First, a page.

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Showing posts from June, 2021

Firefox 89 on POWER


Firefox 89 was released last week with much fanfare over its new interface, though being the curmudgeon I am I'm less enamoured of it. I like the improvements to menus and doorhangers but I'm a big user of compact tabs, which were deprecated, and even with compact mode surreptitously enabled the tab bar is still about a third or so bigger than Firefox 88 (see screenshot). There do seem to be some other performance improvements, though, plus the usual more lower-level changes and WebRender is now on by default for all Linux configurations, including for you fools out there trying to run Nvidia GPUs.

The chief problem is that Fx89 may not compile correctly with certain versions of gcc 11 (see bugs 1710235 and 1713968). For Fedora users if you aren't on 11.1.1-3 (the current version as of this writing) you won't be able to compile the browser at all, and you may not be able to compile it fully even then without putting a # pragma GCC diagnostic ignored "-Wnonnull" at the top of js/src/builtin/streams/PipeToState.cpp (I still can't; see bug 1713968). gcc 10 is unaffected. I used the same .mozconfigs and PGO-LTO optimization patches as we used for Firefox 88. With those changes the browser runs well.

While waiting for the updated gcc I decided to see if clang/clang++ could now build the browser completely on ppc64le (it couldn't before), even though gcc remains my preferred compiler as it generates higher performance objects. The answer is now it can and this time it did, merely by substituting clang for gcc in the .mozconfig, but even using the bfd linker it makes a defective Firefox that freezes or crashes outright on startup; it could not proceed to the second phase of PGO-LTO and the build system aborted with an opaque error -139. So much for that. For the time being I think I'd rather spend my free cycles on the OpenPOWER JavaScript JIT than figuring out why clang still sucks at this.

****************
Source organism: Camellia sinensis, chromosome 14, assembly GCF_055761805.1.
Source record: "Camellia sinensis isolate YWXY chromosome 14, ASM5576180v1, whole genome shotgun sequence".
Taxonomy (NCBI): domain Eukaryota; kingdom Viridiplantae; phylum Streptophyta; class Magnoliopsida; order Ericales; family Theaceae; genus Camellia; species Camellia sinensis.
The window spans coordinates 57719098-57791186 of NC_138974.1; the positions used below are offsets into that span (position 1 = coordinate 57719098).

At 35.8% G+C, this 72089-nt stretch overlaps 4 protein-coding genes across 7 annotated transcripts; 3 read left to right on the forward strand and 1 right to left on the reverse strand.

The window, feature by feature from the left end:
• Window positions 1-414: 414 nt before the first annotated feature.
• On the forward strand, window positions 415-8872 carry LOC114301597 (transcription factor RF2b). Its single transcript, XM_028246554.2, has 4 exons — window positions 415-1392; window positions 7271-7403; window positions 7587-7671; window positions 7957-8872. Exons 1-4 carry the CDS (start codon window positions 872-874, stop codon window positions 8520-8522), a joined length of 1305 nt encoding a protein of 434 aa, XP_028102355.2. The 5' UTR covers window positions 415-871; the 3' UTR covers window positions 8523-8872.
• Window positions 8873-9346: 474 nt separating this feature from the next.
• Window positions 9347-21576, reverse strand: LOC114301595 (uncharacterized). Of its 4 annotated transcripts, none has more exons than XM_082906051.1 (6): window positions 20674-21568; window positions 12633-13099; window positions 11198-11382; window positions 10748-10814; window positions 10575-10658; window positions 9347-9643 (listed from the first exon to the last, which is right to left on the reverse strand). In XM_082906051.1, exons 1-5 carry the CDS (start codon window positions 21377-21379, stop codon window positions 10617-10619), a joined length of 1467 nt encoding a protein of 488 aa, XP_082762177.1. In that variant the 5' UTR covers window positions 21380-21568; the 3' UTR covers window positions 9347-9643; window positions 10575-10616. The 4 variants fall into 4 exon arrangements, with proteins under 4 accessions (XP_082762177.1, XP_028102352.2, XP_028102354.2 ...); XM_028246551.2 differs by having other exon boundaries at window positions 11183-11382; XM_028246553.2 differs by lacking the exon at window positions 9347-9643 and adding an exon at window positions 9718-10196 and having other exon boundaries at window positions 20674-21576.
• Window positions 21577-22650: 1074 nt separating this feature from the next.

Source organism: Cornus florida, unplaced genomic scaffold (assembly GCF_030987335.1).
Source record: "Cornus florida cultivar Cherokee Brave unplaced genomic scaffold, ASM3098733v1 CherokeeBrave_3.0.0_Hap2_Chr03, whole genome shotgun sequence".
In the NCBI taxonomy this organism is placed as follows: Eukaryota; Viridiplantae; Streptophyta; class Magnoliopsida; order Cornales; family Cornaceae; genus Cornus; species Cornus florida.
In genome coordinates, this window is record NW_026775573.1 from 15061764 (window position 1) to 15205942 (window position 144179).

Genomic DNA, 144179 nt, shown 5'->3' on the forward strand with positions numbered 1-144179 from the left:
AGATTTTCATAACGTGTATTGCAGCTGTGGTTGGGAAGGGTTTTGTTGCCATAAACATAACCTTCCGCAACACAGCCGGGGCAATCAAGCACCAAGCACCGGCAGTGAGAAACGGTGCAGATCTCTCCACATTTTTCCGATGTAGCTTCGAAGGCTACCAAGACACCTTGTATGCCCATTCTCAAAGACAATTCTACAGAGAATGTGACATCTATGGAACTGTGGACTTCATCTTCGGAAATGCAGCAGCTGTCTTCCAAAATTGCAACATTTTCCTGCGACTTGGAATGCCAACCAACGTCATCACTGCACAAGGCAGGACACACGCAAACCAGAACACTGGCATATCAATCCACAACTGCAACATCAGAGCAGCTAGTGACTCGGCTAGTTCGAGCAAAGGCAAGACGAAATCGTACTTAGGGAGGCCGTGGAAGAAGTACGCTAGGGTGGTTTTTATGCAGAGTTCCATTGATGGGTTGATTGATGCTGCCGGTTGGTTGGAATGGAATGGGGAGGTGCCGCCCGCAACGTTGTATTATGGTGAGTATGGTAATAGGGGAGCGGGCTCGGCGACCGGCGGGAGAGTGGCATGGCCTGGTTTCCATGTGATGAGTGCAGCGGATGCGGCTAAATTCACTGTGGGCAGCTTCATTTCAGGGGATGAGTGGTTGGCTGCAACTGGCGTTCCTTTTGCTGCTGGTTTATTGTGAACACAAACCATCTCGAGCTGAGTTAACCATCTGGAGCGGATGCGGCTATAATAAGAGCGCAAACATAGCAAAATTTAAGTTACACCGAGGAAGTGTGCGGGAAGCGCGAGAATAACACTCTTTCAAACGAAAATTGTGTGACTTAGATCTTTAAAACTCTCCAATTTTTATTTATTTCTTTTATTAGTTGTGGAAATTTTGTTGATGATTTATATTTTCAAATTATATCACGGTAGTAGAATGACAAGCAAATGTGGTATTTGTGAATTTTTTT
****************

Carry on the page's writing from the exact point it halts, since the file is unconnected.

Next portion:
Some of you will also have noticed the Mac-style pulldown menus in the screenshot, even though this Talos II is running Fedora 34. This comes from firefox-appmenu, which since I build from source is trivial to patch in, and the Fildem global menu GNOME extension (additional tips) paired with my own custom gnome-shell theme. I don't relish adding another GNOME extension that Fedora 35 is certain to break, but it's kind of nice to engage my Mac mouse-le memory and it also gives me a little extra vertical room. You'll notice the window also lacks client-side decorations since I can just close the window with key combinations; this gives me a little extra horizontal tab room too. If you want that, don't apply this particular patch from the firefox-appmenu series and just use the other two .patches.

Progress on the OpenPOWER SpiderMonkey JIT


Progress!

% gdb --args obj/dist/bin/js --no-baseline --no-ion --no-native-regexp --blinterp-eager -e 'print("hello world")'
GNU gdb (GDB) Fedora 10.1-14.fc34
Copyright (C) 2020 Free Software Foundation, Inc.
License GPLv3+: GNU GPL version 3 or later <http://gnu.org/licenses/gpl.html>
This is free software: you are free to change and redistribute it.
There is NO WARRANTY, to the extent permitted by law.
Type "show copying" and "show warranty" for details.
This GDB was configured as "ppc64le-redhat-linux-gnu".
Type "show configuration" for configuration details.
For bug reporting instructions, please see:
<https://www.gnu.org/software/gdb/bugs/>.
Find the GDB manual and other documentation resources online at:
    <http://www.gnu.org/software/gdb/documentation/>.